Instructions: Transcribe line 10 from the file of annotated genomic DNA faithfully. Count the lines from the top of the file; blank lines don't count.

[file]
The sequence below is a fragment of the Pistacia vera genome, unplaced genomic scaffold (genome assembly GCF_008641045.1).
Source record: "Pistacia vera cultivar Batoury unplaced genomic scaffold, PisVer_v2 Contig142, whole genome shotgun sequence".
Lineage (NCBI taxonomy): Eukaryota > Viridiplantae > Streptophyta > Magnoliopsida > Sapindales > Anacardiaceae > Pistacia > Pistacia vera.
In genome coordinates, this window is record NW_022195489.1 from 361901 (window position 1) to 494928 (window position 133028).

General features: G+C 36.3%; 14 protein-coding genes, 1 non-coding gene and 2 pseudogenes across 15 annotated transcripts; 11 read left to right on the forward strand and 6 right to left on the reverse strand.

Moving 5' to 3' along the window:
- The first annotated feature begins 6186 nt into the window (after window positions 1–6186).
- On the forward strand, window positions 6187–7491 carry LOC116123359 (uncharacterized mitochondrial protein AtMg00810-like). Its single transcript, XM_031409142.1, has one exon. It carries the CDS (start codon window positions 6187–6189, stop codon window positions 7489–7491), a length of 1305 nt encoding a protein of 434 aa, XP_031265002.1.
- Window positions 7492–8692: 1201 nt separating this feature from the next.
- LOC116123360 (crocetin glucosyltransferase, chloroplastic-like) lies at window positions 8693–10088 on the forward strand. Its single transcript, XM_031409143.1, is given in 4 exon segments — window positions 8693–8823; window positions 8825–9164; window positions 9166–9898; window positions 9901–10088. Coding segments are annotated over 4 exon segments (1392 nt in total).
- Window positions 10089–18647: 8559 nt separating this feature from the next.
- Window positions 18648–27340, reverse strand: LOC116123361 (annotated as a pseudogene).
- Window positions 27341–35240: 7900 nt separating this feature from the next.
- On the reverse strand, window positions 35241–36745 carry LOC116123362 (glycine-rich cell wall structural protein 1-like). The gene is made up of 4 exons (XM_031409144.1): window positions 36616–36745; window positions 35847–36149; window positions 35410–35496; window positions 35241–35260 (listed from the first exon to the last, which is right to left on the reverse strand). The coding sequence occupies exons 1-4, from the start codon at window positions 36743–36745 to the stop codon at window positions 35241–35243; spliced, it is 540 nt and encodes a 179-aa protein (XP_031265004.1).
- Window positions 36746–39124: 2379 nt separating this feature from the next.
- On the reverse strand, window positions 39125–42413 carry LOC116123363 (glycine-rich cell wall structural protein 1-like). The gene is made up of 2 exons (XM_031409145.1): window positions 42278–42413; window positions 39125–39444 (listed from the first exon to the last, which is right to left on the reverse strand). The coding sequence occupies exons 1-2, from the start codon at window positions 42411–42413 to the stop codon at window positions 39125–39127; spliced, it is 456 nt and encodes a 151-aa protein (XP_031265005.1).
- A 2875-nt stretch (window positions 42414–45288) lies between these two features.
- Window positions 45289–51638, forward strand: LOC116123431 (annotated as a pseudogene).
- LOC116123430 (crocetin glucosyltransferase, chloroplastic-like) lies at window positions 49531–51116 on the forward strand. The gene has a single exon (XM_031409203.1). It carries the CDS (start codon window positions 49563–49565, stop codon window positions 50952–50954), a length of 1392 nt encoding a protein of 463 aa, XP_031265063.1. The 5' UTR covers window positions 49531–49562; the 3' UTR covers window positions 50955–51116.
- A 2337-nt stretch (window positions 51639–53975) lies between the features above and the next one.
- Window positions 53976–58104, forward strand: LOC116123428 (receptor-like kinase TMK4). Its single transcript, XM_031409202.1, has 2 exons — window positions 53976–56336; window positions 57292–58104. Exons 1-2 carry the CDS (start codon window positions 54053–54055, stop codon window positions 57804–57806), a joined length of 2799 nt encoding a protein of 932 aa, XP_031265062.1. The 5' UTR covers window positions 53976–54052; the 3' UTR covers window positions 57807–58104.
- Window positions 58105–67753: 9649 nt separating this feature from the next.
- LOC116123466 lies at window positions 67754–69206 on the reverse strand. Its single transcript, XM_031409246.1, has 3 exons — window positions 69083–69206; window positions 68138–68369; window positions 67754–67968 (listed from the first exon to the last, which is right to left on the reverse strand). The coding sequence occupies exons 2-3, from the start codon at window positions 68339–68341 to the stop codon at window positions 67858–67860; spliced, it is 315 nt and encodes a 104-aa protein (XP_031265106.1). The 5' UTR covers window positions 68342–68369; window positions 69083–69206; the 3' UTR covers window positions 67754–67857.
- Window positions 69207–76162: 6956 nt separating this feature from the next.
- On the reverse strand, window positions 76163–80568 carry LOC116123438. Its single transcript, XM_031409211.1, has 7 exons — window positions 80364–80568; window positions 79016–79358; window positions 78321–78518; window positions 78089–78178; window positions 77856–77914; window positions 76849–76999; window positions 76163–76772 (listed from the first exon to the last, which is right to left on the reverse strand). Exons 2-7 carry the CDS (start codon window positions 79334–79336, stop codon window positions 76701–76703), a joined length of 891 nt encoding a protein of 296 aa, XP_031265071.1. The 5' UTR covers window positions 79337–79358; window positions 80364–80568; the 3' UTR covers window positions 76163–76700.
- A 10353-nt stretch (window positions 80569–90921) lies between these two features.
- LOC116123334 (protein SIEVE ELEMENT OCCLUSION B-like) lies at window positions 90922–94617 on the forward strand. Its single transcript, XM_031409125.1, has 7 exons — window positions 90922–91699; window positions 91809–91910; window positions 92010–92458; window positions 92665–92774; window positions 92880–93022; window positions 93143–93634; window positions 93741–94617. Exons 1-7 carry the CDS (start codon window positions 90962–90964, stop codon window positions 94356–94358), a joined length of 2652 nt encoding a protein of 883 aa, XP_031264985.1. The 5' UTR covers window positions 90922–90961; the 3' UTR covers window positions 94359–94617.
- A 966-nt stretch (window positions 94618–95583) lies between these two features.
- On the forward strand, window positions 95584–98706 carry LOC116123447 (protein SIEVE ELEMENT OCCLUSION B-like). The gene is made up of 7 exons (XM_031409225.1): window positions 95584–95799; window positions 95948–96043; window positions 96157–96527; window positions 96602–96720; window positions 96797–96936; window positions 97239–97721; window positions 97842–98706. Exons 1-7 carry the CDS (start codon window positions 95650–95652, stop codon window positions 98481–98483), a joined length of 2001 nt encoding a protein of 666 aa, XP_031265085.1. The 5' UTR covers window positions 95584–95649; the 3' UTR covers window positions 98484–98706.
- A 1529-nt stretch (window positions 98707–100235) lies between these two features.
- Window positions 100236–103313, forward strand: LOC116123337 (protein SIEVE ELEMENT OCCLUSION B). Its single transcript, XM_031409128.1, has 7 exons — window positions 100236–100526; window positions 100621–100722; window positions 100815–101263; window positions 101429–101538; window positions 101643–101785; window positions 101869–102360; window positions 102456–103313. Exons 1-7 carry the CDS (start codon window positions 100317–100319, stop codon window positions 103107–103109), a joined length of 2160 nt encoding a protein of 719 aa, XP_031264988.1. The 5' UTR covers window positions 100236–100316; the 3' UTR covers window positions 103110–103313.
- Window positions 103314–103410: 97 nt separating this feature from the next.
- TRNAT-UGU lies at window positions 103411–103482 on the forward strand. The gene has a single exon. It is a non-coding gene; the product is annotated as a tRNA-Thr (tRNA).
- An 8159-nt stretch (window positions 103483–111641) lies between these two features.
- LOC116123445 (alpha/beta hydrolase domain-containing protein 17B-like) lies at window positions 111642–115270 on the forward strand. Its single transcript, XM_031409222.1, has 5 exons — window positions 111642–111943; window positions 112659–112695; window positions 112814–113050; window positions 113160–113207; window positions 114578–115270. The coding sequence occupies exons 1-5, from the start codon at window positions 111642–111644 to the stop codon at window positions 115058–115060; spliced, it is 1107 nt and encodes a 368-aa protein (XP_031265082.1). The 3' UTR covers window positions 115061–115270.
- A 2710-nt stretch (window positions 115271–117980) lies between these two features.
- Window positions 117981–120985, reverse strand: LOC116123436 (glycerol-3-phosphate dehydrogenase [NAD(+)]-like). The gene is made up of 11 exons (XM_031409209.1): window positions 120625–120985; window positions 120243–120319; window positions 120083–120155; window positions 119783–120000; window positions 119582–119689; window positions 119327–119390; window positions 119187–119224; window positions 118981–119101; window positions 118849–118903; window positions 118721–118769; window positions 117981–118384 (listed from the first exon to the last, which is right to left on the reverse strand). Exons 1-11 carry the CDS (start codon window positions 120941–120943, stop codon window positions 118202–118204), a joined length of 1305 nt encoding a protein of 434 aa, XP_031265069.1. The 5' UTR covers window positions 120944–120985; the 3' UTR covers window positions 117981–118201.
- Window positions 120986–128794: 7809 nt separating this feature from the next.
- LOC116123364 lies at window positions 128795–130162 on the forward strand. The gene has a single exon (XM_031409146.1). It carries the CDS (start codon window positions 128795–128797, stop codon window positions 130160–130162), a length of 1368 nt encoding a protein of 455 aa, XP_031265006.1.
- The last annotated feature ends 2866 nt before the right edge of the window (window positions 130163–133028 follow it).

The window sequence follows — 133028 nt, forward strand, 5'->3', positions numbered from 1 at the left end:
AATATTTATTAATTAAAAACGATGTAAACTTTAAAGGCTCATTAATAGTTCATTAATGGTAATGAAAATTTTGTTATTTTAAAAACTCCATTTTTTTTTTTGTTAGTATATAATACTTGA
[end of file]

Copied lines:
- LOC116123360 (crocetin glucosyltransferase, chloroplastic-like) lies at window positions 8693–10088 on the forward strand. Its single transcript, XM_031409143.1, is given in 4 exon segments — window positions 8693–8823; window positions 8825–9164; window positions 9166–9898; window positions 9901–10088. Coding segments are annotated over 4 exon segments (1392 nt in total).